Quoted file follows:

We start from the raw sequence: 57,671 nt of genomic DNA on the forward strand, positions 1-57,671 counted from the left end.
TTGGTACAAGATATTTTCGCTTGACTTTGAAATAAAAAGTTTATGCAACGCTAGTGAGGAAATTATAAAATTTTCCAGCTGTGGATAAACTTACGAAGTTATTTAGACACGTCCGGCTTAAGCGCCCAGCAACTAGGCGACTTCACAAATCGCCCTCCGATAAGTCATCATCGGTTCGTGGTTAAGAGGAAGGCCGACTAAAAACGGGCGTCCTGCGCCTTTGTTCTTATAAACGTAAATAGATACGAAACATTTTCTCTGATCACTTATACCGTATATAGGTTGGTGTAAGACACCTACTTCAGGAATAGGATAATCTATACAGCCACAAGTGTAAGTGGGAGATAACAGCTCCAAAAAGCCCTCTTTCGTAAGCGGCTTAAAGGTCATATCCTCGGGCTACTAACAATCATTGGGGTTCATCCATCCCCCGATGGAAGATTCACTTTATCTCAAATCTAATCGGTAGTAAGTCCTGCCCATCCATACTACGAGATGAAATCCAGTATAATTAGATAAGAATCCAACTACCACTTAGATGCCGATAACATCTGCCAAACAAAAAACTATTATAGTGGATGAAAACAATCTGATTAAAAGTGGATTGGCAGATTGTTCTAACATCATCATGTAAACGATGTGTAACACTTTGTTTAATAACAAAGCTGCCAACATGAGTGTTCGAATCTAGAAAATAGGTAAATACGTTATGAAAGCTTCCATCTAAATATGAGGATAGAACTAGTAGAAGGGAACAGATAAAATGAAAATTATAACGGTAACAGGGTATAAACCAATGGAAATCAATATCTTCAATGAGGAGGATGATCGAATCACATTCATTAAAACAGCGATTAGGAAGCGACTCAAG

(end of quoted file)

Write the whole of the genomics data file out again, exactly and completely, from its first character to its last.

We start from the raw sequence: 57,671 nt of genomic DNA on the forward strand, positions 1-57,671 counted from the left end.
TTGGTACAAGATATTTTCGCTTGACTTTGAAATAAAAAGTTTATGCAACGCTAGTGAGGAAATTATAAAATTTTCCAGCTGTGGATAAACTTACGAAGTTATTTAGACACGTCCGGCTTAAGCGCCCAGCAACTAGGCGACTTCACAAATCGCCCTCCGATAAGTCATCATCGGTTCGTGGTTAAGAGGAAGGCCGACTAAAAACGGGCGTCCTGCGCCTTTGTTCTTATAAACGTAAATAGATACGAAACATTTTCTCTGATCACTTATACCGTATATAGGTTGGTGTAAGACACCTACTTCAGGAATAGGATAATCTATACAGCCACAAGTGTAAGTGGGAGATAACAGCTCCAAAAAGCCCTCTTTCGTAAGCGGCTTAAAGGTCATATCCTCGGGCTACTAACAATCATTGGGGTTCATCCATCCCCCGATGGAAGATTCACTTTATCTCAAATCTAATCGGTAGTAAGTCCTGCCCATCCATACTACGAGATGAAATCCAGTATAATTAGATAAGAATCCAACTACCACTTAGATGCCGATAACATCTGCCAAACAAAAAACTATTATAGTGGATGAAAACAATCTGATTAAAAGTGGATTGGCAGATTGTTCTAACATCATCATGTAAACGATGTGTAACACTTTGTTTAATAACAAAGCTGCCAACATGAGTGTTCGAATCTAGAAAATAGGTAAATACGTTATGAAAGCTTCCATCTAAATATGAGGATAGAACTAGTAGAAGGGAACAGATAAAATGAAAATTATAACGGTAACAGGGTATAAACCAATGGAAATCAATATCTTCAATGAGGAGGATGATCGAATCACATTCATTAAAACAGCGATTAGGAAGCGACTCAAG